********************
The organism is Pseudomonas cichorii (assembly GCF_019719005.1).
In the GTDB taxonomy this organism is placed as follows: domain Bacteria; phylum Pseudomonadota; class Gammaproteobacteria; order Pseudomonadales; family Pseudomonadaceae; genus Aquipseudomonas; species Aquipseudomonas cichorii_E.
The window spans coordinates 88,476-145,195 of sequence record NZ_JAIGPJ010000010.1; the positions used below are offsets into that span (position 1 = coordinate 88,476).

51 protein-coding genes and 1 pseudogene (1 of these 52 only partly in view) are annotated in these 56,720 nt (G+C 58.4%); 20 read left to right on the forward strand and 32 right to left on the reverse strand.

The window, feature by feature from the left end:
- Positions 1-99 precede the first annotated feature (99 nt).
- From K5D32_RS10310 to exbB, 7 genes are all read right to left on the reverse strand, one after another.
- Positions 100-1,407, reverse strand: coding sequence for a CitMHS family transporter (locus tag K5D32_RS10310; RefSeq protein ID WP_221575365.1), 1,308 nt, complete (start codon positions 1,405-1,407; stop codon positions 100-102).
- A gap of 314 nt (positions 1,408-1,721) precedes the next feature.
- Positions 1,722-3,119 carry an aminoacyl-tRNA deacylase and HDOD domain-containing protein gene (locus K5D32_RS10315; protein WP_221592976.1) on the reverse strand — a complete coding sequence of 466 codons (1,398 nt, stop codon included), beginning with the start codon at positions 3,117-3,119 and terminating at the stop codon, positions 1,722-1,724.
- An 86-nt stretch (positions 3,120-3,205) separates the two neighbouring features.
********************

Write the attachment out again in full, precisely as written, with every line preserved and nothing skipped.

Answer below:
The organism is Pseudomonas cichorii (assembly GCF_019719005.1).
In the GTDB taxonomy this organism is placed as follows: domain Bacteria; phylum Pseudomonadota; class Gammaproteobacteria; order Pseudomonadales; family Pseudomonadaceae; genus Aquipseudomonas; species Aquipseudomonas cichorii_E.
The window spans coordinates 88,476-145,195 of sequence record NZ_JAIGPJ010000010.1; the positions used below are offsets into that span (position 1 = coordinate 88,476).

51 protein-coding genes and 1 pseudogene (1 of these 52 only partly in view) are annotated in these 56,720 nt (G+C 58.4%); 20 read left to right on the forward strand and 32 right to left on the reverse strand.

The window, feature by feature from the left end:
- Positions 1-99 precede the first annotated feature (99 nt).
- From K5D32_RS10310 to exbB, 7 genes are all read right to left on the reverse strand, one after another.
- Positions 100-1,407, reverse strand: coding sequence for a CitMHS family transporter (locus tag K5D32_RS10310; RefSeq protein ID WP_221575365.1), 1,308 nt, complete (start codon positions 1,405-1,407; stop codon positions 100-102).
- A gap of 314 nt (positions 1,408-1,721) precedes the next feature.
- Positions 1,722-3,119 carry an aminoacyl-tRNA deacylase and HDOD domain-containing protein gene (locus K5D32_RS10315; protein WP_221592976.1) on the reverse strand — a complete coding sequence of 466 codons (1,398 nt, stop codon included), beginning with the start codon at positions 3,117-3,119 and terminating at the stop codon, positions 1,722-1,724.
- An 86-nt stretch (positions 3,120-3,205) separates the two neighbouring features.